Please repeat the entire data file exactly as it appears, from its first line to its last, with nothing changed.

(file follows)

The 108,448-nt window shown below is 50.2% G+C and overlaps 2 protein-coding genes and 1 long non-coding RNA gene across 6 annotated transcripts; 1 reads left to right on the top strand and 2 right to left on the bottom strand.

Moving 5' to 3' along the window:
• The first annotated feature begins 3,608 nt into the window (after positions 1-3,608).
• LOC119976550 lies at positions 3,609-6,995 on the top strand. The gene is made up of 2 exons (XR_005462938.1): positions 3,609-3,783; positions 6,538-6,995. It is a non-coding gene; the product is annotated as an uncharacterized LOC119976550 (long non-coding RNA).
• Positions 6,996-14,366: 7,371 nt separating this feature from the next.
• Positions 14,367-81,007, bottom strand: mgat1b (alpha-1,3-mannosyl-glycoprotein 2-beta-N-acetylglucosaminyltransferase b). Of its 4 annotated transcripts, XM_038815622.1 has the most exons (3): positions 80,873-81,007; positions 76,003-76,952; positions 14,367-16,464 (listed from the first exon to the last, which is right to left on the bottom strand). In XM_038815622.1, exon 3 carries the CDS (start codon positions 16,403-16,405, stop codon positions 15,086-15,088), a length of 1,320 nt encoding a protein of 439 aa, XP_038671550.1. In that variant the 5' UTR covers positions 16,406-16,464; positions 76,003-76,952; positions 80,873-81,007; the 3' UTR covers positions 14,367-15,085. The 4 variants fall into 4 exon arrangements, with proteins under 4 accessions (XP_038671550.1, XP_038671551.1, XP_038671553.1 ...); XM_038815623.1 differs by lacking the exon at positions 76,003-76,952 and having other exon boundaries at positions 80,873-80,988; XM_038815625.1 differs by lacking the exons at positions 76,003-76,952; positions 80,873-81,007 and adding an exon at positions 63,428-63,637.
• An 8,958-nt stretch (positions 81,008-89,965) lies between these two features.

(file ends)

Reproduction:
The 108,448-nt window shown below is 50.2% G+C and overlaps 2 protein-coding genes and 1 long non-coding RNA gene across 6 annotated transcripts; 1 reads left to right on the top strand and 2 right to left on the bottom strand.

Moving 5' to 3' along the window:
• The first annotated feature begins 3,608 nt into the window (after positions 1-3,608).
• LOC119976550 lies at positions 3,609-6,995 on the top strand. The gene is made up of 2 exons (XR_005462938.1): positions 3,609-3,783; positions 6,538-6,995. It is a non-coding gene; the product is annotated as an uncharacterized LOC119976550 (long non-coding RNA).
• Positions 6,996-14,366: 7,371 nt separating this feature from the next.
• Positions 14,367-81,007, bottom strand: mgat1b (alpha-1,3-mannosyl-glycoprotein 2-beta-N-acetylglucosaminyltransferase b). Of its 4 annotated transcripts, XM_038815622.1 has the most exons (3): positions 80,873-81,007; positions 76,003-76,952; positions 14,367-16,464 (listed from the first exon to the last, which is right to left on the bottom strand). In XM_038815622.1, exon 3 carries the CDS (start codon positions 16,403-16,405, stop codon positions 15,086-15,088), a length of 1,320 nt encoding a protein of 439 aa, XP_038671550.1. In that variant the 5' UTR covers positions 16,406-16,464; positions 76,003-76,952; positions 80,873-81,007; the 3' UTR covers positions 14,367-15,085. The 4 variants fall into 4 exon arrangements, with proteins under 4 accessions (XP_038671550.1, XP_038671551.1, XP_038671553.1 ...); XM_038815623.1 differs by lacking the exon at positions 76,003-76,952 and having other exon boundaries at positions 80,873-80,988; XM_038815625.1 differs by lacking the exons at positions 76,003-76,952; positions 80,873-81,007 and adding an exon at positions 63,428-63,637.
• An 8,958-nt stretch (positions 81,008-89,965) lies between these two features.